Students considering A Level Mathematics or Further Mathematics require a GCSE Grade 7 and poses a clear understanding of why they wish to continue study in this field. This will usually be because they already have decided to study Mathematics at University or because the recognise how Mathematics supports other fields of study such as Science and Engineering. A level Mathematics is very different from the work studied at GCSE, although some concepts and skills acquired at GCSE, particularly Algebra, are required.  There is a great deal of work to be covered in a relatively short time and a heavy work load can be expected.  Full use must be made of study periods and homework time.  



Essentially, Pure mathematics is an extension to the work already covered in Algebra and Trigonometry; together with two new topics Calculus and Co-ordinate Geometry.


In Mechanics we study why and how objects move, e.g. racing cars driving round a banked track. 


Statistics are used as a means of collating and presenting data. The course involves not only the theory of Statistics but also the application of several techniques. 

The A level course consists of three units, all of which will be completed in Year 13.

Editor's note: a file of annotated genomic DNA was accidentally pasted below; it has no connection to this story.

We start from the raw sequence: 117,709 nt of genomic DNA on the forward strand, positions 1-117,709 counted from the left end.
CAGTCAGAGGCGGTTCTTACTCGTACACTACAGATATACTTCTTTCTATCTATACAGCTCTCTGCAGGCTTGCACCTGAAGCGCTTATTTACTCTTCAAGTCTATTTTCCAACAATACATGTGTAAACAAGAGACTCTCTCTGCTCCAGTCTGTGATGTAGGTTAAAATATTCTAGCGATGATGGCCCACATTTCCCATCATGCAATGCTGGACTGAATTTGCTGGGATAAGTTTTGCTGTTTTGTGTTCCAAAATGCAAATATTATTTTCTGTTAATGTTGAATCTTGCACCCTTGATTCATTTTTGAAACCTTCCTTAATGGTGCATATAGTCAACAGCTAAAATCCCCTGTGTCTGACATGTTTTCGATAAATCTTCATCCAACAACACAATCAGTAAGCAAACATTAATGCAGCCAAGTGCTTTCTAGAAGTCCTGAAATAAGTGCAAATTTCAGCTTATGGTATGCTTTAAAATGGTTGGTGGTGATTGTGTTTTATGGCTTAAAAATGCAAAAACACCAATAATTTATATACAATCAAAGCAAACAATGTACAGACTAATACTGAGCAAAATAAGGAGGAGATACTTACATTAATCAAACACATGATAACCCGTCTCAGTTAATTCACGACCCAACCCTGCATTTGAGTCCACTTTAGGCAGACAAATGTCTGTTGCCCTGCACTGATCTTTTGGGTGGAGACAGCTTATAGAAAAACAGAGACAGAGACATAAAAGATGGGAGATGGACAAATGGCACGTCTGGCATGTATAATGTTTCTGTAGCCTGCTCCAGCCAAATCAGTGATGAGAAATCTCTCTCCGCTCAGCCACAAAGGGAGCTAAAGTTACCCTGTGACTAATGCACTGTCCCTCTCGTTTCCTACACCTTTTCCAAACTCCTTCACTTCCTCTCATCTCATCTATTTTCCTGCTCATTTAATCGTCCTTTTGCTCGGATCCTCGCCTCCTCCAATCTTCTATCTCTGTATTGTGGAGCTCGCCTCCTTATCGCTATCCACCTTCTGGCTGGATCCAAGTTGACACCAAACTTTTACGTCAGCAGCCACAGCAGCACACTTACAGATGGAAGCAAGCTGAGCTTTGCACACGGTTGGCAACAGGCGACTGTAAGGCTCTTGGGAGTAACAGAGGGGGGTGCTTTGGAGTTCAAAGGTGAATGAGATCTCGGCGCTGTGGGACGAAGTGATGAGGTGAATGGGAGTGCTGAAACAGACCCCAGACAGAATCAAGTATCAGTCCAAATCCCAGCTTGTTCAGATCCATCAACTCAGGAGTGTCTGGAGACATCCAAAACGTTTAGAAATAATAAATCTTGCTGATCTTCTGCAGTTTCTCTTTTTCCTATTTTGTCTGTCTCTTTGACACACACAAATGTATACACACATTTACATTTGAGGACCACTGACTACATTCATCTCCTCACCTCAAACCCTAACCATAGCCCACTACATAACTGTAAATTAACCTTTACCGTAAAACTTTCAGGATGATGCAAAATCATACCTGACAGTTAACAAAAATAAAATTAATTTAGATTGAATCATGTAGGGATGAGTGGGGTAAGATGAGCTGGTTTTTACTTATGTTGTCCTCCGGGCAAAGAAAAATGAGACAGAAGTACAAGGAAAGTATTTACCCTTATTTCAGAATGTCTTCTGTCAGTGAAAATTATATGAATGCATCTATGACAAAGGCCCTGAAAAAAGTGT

Paper 1:

Pure Mathematics 1

Pure Mathematics content including; Proof, Algebra and functions, Coordinate geometry, Sequences and series, Trigonometry, Exponentials and logarithms, Differentiation, Integration and Vectors

2 Hours

100 Marks


Paper 2:

Pure Mathematics 2

Remaining pure content, which builds on and incorporates P1 content.

2 Hours

100 Marks


Paper 3:

Statistics and Mechanics

Section A: Statistics (50 marks)

Section B: Mechanics (50 marks)

2 Hours

100 Marks



  • Calculators are allowed in all three papers. 
  • None of the units require coursework.


Naturally, A Level Mathematics could lead to a course in Mathematics at Higher Education, but it is also a necessity in almost any Pure or Applied Science course and many Engineering based qualifications.  It is probably true to say that A Level Mathematics is one of the most common course requirements in Higher Education.

Over the last few years several of our pupils have continued to study a Mathematical subject at Higher Education.


  • Individual problem solving 
  • Logical reasoning
  • Presenting clear arguments
  • Working with others to solve problems
  • Applying Maths in context 
  • Using ICT to help solve problems